|July 2003 · Vol. 15, No. 7
Reducing the risk of breast cancer: Key trials and their impact on practice
An expert sifts the data regarding chemopreventive options and expands on current guidelines for endometrial cancer screening of tamoxifen users.
Dr. Goldstein is professor, obstetrics and gynecology, New York University School of Medicine; and director, gynecologic ultrasound, and codirector, bone densitometry, New York University Medical Center,
In the Breast Cancer Prevention Trial, women taking tamoxifen experienced a 49% overall reduction in invasive breast cancer; the relative risk of endometrial cancer was 4.01 for women over 50 and 1.21 for women younger than 50.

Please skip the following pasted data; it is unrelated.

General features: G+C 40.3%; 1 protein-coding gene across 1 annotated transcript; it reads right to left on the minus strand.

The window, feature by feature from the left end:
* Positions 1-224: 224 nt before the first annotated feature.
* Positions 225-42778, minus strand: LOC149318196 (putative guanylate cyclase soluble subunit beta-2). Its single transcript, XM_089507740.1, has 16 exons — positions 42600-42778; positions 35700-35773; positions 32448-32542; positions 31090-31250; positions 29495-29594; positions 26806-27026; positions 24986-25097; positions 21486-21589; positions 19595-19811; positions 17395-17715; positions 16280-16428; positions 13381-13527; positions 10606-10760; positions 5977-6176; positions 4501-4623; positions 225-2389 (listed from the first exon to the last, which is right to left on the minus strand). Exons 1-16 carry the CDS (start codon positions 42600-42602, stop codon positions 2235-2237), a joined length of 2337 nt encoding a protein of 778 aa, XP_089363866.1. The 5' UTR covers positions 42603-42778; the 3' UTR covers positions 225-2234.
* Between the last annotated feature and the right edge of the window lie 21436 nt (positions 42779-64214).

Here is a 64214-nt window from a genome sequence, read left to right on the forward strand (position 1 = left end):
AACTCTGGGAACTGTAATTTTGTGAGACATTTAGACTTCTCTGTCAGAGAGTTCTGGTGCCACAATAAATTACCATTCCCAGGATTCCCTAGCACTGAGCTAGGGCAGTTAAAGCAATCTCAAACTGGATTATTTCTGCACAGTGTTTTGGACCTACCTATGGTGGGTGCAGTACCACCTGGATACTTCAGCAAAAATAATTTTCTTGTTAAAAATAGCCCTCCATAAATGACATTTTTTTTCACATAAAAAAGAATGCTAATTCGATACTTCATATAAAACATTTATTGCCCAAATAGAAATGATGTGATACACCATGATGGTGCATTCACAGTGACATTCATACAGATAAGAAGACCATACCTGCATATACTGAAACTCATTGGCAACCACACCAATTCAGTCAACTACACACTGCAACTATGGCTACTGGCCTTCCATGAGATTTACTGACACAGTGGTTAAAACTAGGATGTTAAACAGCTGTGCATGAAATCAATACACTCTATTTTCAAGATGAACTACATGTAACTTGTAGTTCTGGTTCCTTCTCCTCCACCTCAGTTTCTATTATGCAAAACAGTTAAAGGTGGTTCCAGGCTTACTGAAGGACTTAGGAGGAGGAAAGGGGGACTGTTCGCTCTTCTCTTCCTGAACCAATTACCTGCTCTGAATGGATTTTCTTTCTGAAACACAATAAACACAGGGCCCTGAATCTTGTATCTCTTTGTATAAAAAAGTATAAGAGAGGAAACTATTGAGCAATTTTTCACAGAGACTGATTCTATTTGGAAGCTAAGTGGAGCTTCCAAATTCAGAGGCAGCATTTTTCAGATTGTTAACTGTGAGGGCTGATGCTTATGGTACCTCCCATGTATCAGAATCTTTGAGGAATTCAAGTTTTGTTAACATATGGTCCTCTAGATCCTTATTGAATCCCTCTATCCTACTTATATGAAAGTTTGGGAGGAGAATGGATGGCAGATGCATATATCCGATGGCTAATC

The risk of serious adverse effects with tamoxifen use appears to be lower in women under age 50.
Preclinical animal data suggest that, like tamoxifen, raloxifene has potent antiestrogen effects on breast tissue.
Because aromatase inhibitors block the peripheral conversion of androstenedione to estrogens, they inhibit both initiation and promotion of breast cancer. Thus, they may be more effective than selective estrogen receptor modulators in preventing the disease.
More than 28,000 additional breast cancers could be prevented over 5 years if all eligible women were given tamoxifen.1
This is just one of several important findings highlighted in the studies covered in this review of breast cancer risk assessment and chemopreventive options.